Explaining what his enterprise offering is all about, Goldsmith said that the capital’s businesses, whether they are large or small, make the city “great”.
“London is booming. but with a volatile global economy we can’t take that success for granted or put it at risk with four years of Labour’s inaction, infighting and incompetence in City Hall,” he explained.
“Only a Conservative mayor, working in partnership with a Conservative government, can guarantee the growth and stability that underpin our great city.”
Goldsmith has divided his business manifesto up into four sections ahead of the vote on 5 May 2016. He has pledged to work with local government and Westminster to get the best possible deal for business, help London’s businesses evolve from startups to scale-ups, train the talent businesses need to thrive and harness the creativity of the business community to make London even greater still.
He also plans to invite London’s “most innovative tech businesses” to bid for a £1m “Mayor’s Tech Challenge” – aimed at helping tackle issues that matter to London citizens. Centred on his previously stated “four key action plan areas” of delivering more homes, bettering transport, cleaning up the air and making streets safer, winners of the competition will be handed cash and help to implement ideas.
Some of Goldsmith’s key plans:
- Set up a new Business Advisory Group, with the members nominated by the business community
- Use TfL’s 560km network of railway routes, tunnels and bridges to rapidly deliver superfast broadband
- Push for a business-friendly environment for startups by doing everything in his power to cut red tape
- Ensure that new devolved business rate powers are used to boost and scale-up SMEs
- Work with government to support small business-friendly procurement processes at City Hall, in particular looking at how far we can carve up large strategic contracts into a suite of smaller parts which SMEs can bid for
- Work with boroughs to amplify London’s existing clusters of talent – from sciences and publishing around Euston to the burgeoning tech clusters in Croydon and Stratford
- Fight to carve off a portion of skills funding in order to open up access to the creative industries for younger and disadvantaged Londoners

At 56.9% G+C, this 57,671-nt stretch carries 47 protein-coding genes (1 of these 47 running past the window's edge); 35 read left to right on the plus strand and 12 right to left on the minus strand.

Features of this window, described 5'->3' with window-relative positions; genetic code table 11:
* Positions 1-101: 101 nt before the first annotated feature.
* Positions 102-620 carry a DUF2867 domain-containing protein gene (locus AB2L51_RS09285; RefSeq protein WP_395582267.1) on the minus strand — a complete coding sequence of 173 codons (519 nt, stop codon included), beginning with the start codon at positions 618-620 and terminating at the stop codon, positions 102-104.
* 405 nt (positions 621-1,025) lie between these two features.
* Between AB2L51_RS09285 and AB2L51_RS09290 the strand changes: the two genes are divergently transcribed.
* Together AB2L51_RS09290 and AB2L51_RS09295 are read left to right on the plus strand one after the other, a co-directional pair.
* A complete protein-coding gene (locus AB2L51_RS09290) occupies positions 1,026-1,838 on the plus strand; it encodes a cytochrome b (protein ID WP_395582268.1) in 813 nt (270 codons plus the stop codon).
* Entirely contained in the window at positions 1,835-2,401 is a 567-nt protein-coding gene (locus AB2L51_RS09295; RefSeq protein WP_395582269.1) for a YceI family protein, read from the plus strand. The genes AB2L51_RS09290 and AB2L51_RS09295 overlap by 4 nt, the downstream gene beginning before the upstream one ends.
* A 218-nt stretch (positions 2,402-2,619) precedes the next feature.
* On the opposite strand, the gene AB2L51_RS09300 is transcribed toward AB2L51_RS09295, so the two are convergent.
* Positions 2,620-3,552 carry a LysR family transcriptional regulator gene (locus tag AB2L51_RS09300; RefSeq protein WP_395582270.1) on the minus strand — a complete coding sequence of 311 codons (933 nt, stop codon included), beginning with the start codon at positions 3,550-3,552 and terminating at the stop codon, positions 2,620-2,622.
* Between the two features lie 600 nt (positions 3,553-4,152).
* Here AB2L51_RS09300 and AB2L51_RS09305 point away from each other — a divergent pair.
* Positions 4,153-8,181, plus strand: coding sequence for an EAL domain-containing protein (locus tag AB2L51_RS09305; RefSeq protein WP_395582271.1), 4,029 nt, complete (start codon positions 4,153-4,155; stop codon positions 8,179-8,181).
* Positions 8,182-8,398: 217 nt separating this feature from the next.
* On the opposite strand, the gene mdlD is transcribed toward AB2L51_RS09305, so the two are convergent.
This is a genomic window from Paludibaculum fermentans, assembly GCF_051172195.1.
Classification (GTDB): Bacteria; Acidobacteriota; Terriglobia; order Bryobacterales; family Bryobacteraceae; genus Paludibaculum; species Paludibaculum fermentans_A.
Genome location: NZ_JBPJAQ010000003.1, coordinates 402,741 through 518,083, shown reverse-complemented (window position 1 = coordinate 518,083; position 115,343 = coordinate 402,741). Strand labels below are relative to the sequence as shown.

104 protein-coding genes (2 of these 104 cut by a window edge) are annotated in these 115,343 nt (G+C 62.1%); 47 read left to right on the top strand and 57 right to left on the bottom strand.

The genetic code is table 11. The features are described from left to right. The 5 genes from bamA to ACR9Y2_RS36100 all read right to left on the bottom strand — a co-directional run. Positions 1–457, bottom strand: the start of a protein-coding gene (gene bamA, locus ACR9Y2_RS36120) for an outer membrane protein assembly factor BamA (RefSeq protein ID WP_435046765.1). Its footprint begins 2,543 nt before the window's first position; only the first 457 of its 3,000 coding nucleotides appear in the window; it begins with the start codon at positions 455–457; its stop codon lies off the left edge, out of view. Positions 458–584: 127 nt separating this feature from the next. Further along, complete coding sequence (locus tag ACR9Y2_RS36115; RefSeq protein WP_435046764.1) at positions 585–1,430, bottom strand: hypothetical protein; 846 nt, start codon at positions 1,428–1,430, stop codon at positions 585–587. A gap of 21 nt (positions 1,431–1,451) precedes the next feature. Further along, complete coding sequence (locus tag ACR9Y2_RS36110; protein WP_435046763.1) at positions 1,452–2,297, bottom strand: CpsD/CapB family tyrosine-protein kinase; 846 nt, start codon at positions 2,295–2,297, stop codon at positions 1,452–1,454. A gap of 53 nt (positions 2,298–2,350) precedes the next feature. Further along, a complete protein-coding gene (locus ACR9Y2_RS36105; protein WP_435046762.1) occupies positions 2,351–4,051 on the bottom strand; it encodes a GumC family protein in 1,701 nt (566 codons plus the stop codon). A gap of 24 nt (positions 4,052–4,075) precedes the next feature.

- Follow the example of New York and appoint a chief digital officer (CDO) – and put this new CDO in charge of a new Mayor’s Office of Data Analytics (MODA). The CDO will manage a team of data scientists to mine the collected data in order to have a more robust evidence base for solving London’s biggest challenges
- Task the CDO with creating a Smart City Strategy for London
Read about current mayor Boris Johnson:
- Crossrail 2 is “vital for London” says Johnson
- Johnson calls on more small businesses to take equity funding
- Mayor launches toolkit to help SMEs recruit global talent
The other candidates going up against Goldsmith in May include his closest rival Sadiq Khan, an MP for Labour, Green Party candidate Siân Berry and Caroline Pidgeon from the Liberal Democrats.
Sherry Coutu, who authored a report on scaleup businesses, said: ““London is the start up capital of Europe. Now the job of the next mayor is to support London’s most innovative businesses scaling up to take their (rightful) place among global heavyweights.
“The next mayor needs to secure and amplify the success of our start up city, and turn it into a city full of scale-ups. This manifesto is a promising start.”
If elected, Goldsmith will be only the third London mayor. But what has current mayor Boris Johnson actually achieved? Have a look at our thoughts on the topic.